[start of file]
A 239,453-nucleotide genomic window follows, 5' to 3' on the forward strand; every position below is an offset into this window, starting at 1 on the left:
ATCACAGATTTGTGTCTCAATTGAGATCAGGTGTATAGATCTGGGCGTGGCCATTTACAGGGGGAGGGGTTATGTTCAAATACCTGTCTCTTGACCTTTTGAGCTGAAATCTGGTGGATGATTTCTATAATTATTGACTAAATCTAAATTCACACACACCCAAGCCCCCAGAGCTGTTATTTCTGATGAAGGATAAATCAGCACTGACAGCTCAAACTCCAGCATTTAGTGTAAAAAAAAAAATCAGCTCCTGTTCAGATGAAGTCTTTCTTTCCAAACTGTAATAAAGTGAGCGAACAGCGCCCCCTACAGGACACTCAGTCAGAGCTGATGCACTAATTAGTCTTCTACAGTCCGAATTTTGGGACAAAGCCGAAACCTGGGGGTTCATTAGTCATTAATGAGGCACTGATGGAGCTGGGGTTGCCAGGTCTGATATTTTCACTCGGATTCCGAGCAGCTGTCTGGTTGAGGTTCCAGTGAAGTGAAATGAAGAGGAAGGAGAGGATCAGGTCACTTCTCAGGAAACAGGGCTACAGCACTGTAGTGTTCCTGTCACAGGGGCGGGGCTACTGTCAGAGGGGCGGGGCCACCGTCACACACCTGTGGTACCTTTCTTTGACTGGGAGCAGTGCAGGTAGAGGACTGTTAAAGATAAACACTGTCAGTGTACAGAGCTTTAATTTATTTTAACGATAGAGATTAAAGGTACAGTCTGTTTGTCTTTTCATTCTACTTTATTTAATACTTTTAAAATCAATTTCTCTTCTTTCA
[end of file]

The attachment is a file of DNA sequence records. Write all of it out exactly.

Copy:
A 239,453-nucleotide genomic window follows, 5' to 3' on the forward strand; every position below is an offset into this window, starting at 1 on the left:
ATCACAGATTTGTGTCTCAATTGAGATCAGGTGTATAGATCTGGGCGTGGCCATTTACAGGGGGAGGGGTTATGTTCAAATACCTGTCTCTTGACCTTTTGAGCTGAAATCTGGTGGATGATTTCTATAATTATTGACTAAATCTAAATTCACACACACCCAAGCCCCCAGAGCTGTTATTTCTGATGAAGGATAAATCAGCACTGACAGCTCAAACTCCAGCATTTAGTGTAAAAAAAAAAATCAGCTCCTGTTCAGATGAAGTCTTTCTTTCCAAACTGTAATAAAGTGAGCGAACAGCGCCCCCTACAGGACACTCAGTCAGAGCTGATGCACTAATTAGTCTTCTACAGTCCGAATTTTGGGACAAAGCCGAAACCTGGGGGTTCATTAGTCATTAATGAGGCACTGATGGAGCTGGGGTTGCCAGGTCTGATATTTTCACTCGGATTCCGAGCAGCTGTCTGGTTGAGGTTCCAGTGAAGTGAAATGAAGAGGAAGGAGAGGATCAGGTCACTTCTCAGGAAACAGGGCTACAGCACTGTAGTGTTCCTGTCACAGGGGCGGGGCTACTGTCAGAGGGGCGGGGCCACCGTCACACACCTGTGGTACCTTTCTTTGACTGGGAGCAGTGCAGGTAGAGGACTGTTAAAGATAAACACTGTCAGTGTACAGAGCTTTAATTTATTTTAACGATAGAGATTAAAGGTACAGTCTGTTTGTCTTTTCATTCTACTTTATTTAATACTTTTAAAATCAATTTCTCTTCTTTCA